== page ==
The moratoria under discussion are unhelpful in the extreme. If we withdraw from the communion in *any* way, then we pronounce ourselves to be in the same relationship with, say, Uganda, that we enjoy with, say, the Southern Baptist Convention, with a similar level of influence.

    Granted, Uganda might welcome our impotence to question their evil-doing, much as we welcome the SBC's impotence to thwart our works of righteousness...

    Hey, do we actually welcome enmity within our own household? Do we actively seek alienation from it?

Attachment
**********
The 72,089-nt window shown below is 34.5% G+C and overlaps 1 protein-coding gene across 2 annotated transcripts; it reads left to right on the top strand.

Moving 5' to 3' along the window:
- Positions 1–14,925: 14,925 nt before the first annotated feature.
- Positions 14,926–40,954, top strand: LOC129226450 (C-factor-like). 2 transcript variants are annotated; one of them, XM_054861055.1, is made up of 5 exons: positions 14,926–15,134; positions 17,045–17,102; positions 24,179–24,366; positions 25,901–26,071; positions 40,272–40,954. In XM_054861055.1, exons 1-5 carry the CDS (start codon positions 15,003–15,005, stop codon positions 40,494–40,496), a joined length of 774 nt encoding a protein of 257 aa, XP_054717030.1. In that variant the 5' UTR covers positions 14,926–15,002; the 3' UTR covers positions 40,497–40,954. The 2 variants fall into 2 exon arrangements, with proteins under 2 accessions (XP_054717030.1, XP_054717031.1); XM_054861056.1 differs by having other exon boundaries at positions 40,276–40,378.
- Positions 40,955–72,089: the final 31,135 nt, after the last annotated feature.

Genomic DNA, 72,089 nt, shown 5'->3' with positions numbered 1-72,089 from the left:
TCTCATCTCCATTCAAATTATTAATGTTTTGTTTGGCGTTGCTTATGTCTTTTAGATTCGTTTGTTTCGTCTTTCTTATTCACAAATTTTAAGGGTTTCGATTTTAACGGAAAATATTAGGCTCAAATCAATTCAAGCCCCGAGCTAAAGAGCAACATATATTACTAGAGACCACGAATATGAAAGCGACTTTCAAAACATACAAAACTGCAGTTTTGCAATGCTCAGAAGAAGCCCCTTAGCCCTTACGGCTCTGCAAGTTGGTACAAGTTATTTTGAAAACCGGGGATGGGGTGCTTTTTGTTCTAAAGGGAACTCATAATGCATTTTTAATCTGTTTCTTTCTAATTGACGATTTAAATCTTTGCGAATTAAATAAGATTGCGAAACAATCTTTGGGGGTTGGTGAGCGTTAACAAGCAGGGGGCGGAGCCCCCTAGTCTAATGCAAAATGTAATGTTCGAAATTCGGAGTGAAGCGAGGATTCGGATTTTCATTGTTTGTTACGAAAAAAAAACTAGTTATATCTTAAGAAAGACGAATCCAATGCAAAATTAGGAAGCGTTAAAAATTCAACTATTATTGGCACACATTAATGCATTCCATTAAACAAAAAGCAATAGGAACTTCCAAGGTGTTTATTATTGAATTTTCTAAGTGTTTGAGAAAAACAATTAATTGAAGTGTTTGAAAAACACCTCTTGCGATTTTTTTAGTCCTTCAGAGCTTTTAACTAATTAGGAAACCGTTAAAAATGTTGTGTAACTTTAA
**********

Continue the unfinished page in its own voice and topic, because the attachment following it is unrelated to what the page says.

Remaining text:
We have more right to criticise our brother than a stranger.

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  10. I think it incredibly naive to believe we are any longer functioning members of the AC. We have no influence over Uganda - or any other province - and would do better to lobby for pressure from our governments.

    Staying in the AC will only hurt us and help absolutely no one.

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  11. "the mind of the Communion" is not unclear and it is not going to change any time soon ....you willing to wait a hundred years to change it ?

    Some refuse to accept the common view in the AC on certain issues....and having failed for years and decades to change "the mind of the Communion", now want to be both in the AC but free to completely go against "the mind of the Communion" - this is what does not wash with most in the AC. It lacks the smell of true unity.